Record #715

Date:
09/12/1930
Record Type:
Memo
From/By:
Mr Will H. Hays, President, MPPDA
To:
MPPDA (Board of Directors)
Reel:
Reel 8
Frame Start:
8-0090
Frame End:
9-0098
Legacy ID:
723
Legacy Year:
1930
Legacy Index:
Advertising - general
Comments:
Additional text in Transcription.

"Confidential Memorandum re Motion Picture Advertising" - probably by Wilstach, and circulated by Hays to the Board. Advertising Code must be more effectively enforced because bad advertising is causing loss of support among interest groups, Catholics, etc. and is likely to lead to censorship, tax legislation, loss of confidence by investors and more ammunition for reformers, Protestant Press, etc. in their attacks on industry.

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Long Description:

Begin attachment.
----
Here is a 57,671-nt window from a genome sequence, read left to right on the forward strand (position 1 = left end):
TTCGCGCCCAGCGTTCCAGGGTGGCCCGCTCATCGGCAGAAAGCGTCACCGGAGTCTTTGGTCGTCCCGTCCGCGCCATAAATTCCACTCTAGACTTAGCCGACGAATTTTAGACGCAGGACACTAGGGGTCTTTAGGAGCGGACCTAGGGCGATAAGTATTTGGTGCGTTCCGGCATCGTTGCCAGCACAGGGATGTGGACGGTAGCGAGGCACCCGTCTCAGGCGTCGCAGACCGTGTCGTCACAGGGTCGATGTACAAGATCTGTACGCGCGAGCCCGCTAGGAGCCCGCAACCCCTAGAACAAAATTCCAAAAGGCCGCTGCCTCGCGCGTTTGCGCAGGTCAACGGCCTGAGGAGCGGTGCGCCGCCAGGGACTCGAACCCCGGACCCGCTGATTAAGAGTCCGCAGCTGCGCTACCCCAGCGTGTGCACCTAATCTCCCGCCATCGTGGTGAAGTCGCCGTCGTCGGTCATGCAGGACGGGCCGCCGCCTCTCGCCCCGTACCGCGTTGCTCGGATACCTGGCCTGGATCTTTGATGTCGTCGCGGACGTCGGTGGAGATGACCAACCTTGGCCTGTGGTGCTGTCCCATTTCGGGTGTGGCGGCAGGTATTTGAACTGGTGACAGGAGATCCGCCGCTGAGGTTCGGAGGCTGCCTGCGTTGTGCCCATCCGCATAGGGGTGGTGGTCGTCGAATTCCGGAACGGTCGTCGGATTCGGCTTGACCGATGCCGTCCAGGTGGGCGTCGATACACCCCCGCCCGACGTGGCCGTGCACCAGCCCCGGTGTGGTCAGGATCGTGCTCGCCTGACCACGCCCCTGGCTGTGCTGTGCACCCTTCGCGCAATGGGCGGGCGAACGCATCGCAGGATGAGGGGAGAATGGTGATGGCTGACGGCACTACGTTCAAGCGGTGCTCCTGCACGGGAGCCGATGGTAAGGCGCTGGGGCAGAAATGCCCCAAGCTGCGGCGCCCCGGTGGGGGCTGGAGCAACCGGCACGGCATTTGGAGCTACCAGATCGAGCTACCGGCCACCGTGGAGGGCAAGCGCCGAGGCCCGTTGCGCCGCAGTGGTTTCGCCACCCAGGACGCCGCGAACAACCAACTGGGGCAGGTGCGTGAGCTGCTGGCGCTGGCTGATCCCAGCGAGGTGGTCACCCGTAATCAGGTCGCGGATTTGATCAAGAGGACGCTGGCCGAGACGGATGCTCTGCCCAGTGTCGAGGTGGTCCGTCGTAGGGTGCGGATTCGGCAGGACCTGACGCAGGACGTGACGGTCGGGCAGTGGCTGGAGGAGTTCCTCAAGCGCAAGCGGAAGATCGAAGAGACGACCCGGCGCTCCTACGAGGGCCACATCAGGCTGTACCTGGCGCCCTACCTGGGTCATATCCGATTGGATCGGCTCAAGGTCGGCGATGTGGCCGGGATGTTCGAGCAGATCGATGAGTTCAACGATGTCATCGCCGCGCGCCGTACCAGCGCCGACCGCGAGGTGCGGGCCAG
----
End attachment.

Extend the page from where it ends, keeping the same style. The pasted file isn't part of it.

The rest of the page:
CONFIDENTIAL MEMORANDUM RE MOTION PICTURE ADVERTISING. December 9 1930. Delivered by Hays to MPPDA Board. For the past six months this organization has been coping with an outbreak of motion picture advertising that has ranged from highly suggestive sex appeals to the viciously offensive either in text or illustration.In every case prompt measures were taken to reach advertising managers and others directly responsible, with the result that for the most part the advertising was stopped in individual instances. In not a few cases Executive action on the part of member companies was necessary to stop infractions of common decency and good taste. But the fact remains that this has been locking the stable after the horse has escaped. The greater harm was done. Every objectionable advertisement has chalked up a mark against the industry which will be used against us in every division of our work. Whether by contagion or example the evil has spread to most of our membership in varying proportions, and the competition that threatens is the competition to see how much a particular advertising or publicity man can get away with in suggestive, immoral or indecent advertising. The situation therefore has developed a running sore, apt to break out within the body of our industry. ... This memorandum, therefore, is an attempt to deal only with the immediately practical phases of the matter. We cannot blink the fact that within the personnel employed by the motion picture industry there are still those who believe that the only road to success is the "dirt" road. Our main problem is the problem of dealing with these factors. I am aware of the claims that here and there individual theatre attendance has been increased by suggestive advertising. At best this is a mere statement that a degenerate or semi-degenerate fringe exists in the population of every city. I know, however, that this is not the element that supports the motion picture industry as a whole ...Considered from the standpoint of its immediate effects, such advertising is an evil to the industry on the following counts: 1. The motion picture industry must lose the confidence of the financial and investment communities if such advertising continues. The attacks from religious, legislative and public sources which such advertising inevitably develops will lead to the conviction in financial and investment circles that the motion picture industry is an outcast industry, constantly endangered by public resentment and by state and national legislation. ... At best suggestive advertising is a sign of desperation. It is like a woman resorting to prostitution to make a living. 2. Suggestive advertising tends to reduce general theatre attendance. I am confident that surveys conducted over a definite period of time would disclose that the casual attendance which any theatre may attract by suggestive advertising is more than vitiated by the loss of family patronage. ... 3. Advertising of this character threatens to destroy the profitable cooperation built up within the industry. The exchange of pictures produced by our member companies, within the circuit theatres of our own membership, is definitely endangered by offensive advertising. Unless this character of advertising is stopped, it is obvious that the producer who lives up to the production code and who stands for decent advertising cannot and will not endanger the good will enjoyed by his own product, by carrying the burden of objectionably advertised pictures for another producer. The suggestive advertisement labels the picture and it is inevitable that what is said about the advertising will be said about the picture. The producer who has cleaned his own house will not consent to be tarred and feathered by the public resentment aroused through a competitor's picture. 4. Nothing can stop the legislative walls from crashing if suggestive advertising continues. Largely because of the character of advertising complained of and of some of the pictures distributed before the adoption of our new production code, we are faced during the coming year with censorship legislation in the states of Alabama, Oregon, Colorado, Idaho, Connecticut, California, Rhode Island, Iowa, Nebraska and West Virginia. In each of these states censorship bills will probably be introduced during the coming legislative session. In other words, we must meet attempts at censorship legislation in three times as many states during the coming year as we were forced to meet in 1929. Of the 44 states which will hold legislative sessions next year, taxation projects, including admission taxes to all places of amusement, will be introduced in at least 30 states, I believe. In the matter of censorship, our burdens are multiplied manyfold by the character of some of the current advertising, and unless this is stopped, and stopped decisively, the legislative walls are sure to crash about us. ... 5. Suggestive advertising will alienate powerful group support from the industry. It must be apparent to every member of the organization that while the industry is, and always will be, subject to the attack of zealots or politically-minded religious groups, the more responsible religious leadership of the country has not joined in most of the wholesale condemnations of the motion picture screen. In fact, motion pictures were specifically exempted in the recent denunciations of stage entertainment by prominent Catholic and Protestant leaders. But the continuance of objectionable motion picture advertising will make it untenable for any religious organization to support the policies of self-regulation built up for the industry. ...CONCLUSIONS The net result of this statement is that our entire structure of public relations and legislative work is being undermined by the present situation with regard to objectionable motion picture advertising. The steps which this situation demands areas follows: 1 Vigorous and definite instructions from our members to their own personnel as to the avoidance of titles themselves suggestive of bad advertising. 2. Urgent instructions from our members to all employees affected warning them to avoid the making of stills for advertising purposes, which taken out of continuity sets the pace for the objectionable advertising that invariably follows. 3. Instructions should be issued that press books must not contain material which textually or by suggestion provides the basis for offensive advertising. 4. Action must be taken to see that local circuit managers or local advertising men will be held to strict accountability for the advertising they produce in local newspapers, wherever such authority is given. It is important that the principle be established that in judging responsibility the method of advertising will determine the motive. No employee should be permitted to plead good intentions if his advertising is obviously suggestive of otherwise offensive. It has become apparent that this organization can no longer remain quiescent in its attitude to the public with regard to this advertising. Unless it is to vitiate its public influence, it cannot accept the charge of indifference to the character of the advertising. It must either plead guilty by its silence to the charge of hypocrisy, insincerity and deception, or repudiate publicly such suggestive advertising. The main hesitancy on this point heretofore has been the fact that such a statement would be interpreted as an evidence of failure of self-regulation within the industry. But as between the two policies open to us, it is becoming obvious that repudiation would be preferable, for the fact remains that the industry as a whole will and must support the position taken by the organization in this respect. Only immediate and effective action taken by our membership can save us from the necessity of such a course.******************[This led to Board reaffirmation of purpose and decision not to use a list of titles, and a resolution authorising Hays to inform a company that a title they had registered was offensive and should not be used.